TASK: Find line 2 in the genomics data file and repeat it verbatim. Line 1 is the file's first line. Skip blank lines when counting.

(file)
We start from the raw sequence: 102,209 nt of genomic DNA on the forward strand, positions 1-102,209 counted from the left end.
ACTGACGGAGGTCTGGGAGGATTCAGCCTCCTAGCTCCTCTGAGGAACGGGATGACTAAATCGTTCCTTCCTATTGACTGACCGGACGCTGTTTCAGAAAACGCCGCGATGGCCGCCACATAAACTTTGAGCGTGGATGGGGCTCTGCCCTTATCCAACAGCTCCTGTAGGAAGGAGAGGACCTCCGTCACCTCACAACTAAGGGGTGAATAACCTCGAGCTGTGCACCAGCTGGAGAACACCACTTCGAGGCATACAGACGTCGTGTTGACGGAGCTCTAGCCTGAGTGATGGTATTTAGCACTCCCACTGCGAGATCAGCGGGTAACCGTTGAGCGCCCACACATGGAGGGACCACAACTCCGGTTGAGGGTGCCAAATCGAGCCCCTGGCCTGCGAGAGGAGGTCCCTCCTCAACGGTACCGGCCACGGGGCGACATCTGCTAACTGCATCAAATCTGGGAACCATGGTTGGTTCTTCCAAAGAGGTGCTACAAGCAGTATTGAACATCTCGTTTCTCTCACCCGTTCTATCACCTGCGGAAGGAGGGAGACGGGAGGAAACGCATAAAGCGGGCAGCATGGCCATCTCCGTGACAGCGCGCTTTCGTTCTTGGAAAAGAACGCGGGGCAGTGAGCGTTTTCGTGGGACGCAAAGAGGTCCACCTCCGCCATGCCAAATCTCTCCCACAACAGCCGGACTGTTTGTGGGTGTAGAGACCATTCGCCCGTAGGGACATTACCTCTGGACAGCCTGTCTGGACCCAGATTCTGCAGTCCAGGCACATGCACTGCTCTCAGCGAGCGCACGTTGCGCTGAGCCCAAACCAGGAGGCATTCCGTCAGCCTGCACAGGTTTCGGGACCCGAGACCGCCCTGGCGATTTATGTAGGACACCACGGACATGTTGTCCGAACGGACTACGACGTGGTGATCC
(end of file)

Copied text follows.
ACTGACGGAGGTCTGGGAGGATTCAGCCTCCTAGCTCCTCTGAGGAACGGGATGACTAAATCGTTCCTTCCTATTGACTGACCGGACGCTGTTTCAGAAAACGCCGCGATGGCCGCCACATAAACTTTGAGCGTGGATGGGGCTCTGCCCTTATCCAACAGCTCCTGTAGGAAGGAGAGGACCTCCGTCACCTCACAACTAAGGGGTGAATAACCTCGAGCTGTGCACCAGCTGGAGAACACCACTTCGAGGCATACAGACGTCGTGTTGACGGAGCTCTAGCCTGAGTGATGGTATTTAGCACTCCCACTGCGAGATCAGCGGGTAACCGTTGAGCGCCCACACATGGAGGGACCACAACTCCGGTTGAGGGTGCCAAATCGAGCCCCTGGCCTGCGAGAGGAGGTCCCTCCTCAACGGTACCGGCCACGGGGCGACATCTGCTAACTGCATCAAATCTGGGAACCATGGTTGGTTCTTCCAAAGAGGTGCTACAAGCAGTATTGAACATCTCGTTTCTCTCACCCGTTCTATCACCTGCGGAAGGAGGGAGACGGGAGGAAACGCATAAAGCGGGCAGCATGGCCATCTCCGTGACAGCGCGCTTTCGTTCTTGGAAAAGAACGCGGGGCAGTGAGCGTTTTCGTGGGACGCAAAGAGGTCCACCTCCGCCATGCCAAATCTCTCCCACAACAGCCGGACTGTTTGTGGGTGTAGAGACCATTCGCCCGTAGGGACATTACCTCTGGACAGCCTGTCTGGACCCAGATTCTGCAGTCCAGGCACATGCACTGCTCTCAGCGAGCGCACGTTGCGCTGAGCCCAAACCAGGAGGCATTCCGTCAGCCTGCACAGGTTTCGGGACCCGAGACCGCCCTGGCGATTTATGTAGGACACCACGGACATGTTGTCCGAACGGACTACGACGTGGTGATCC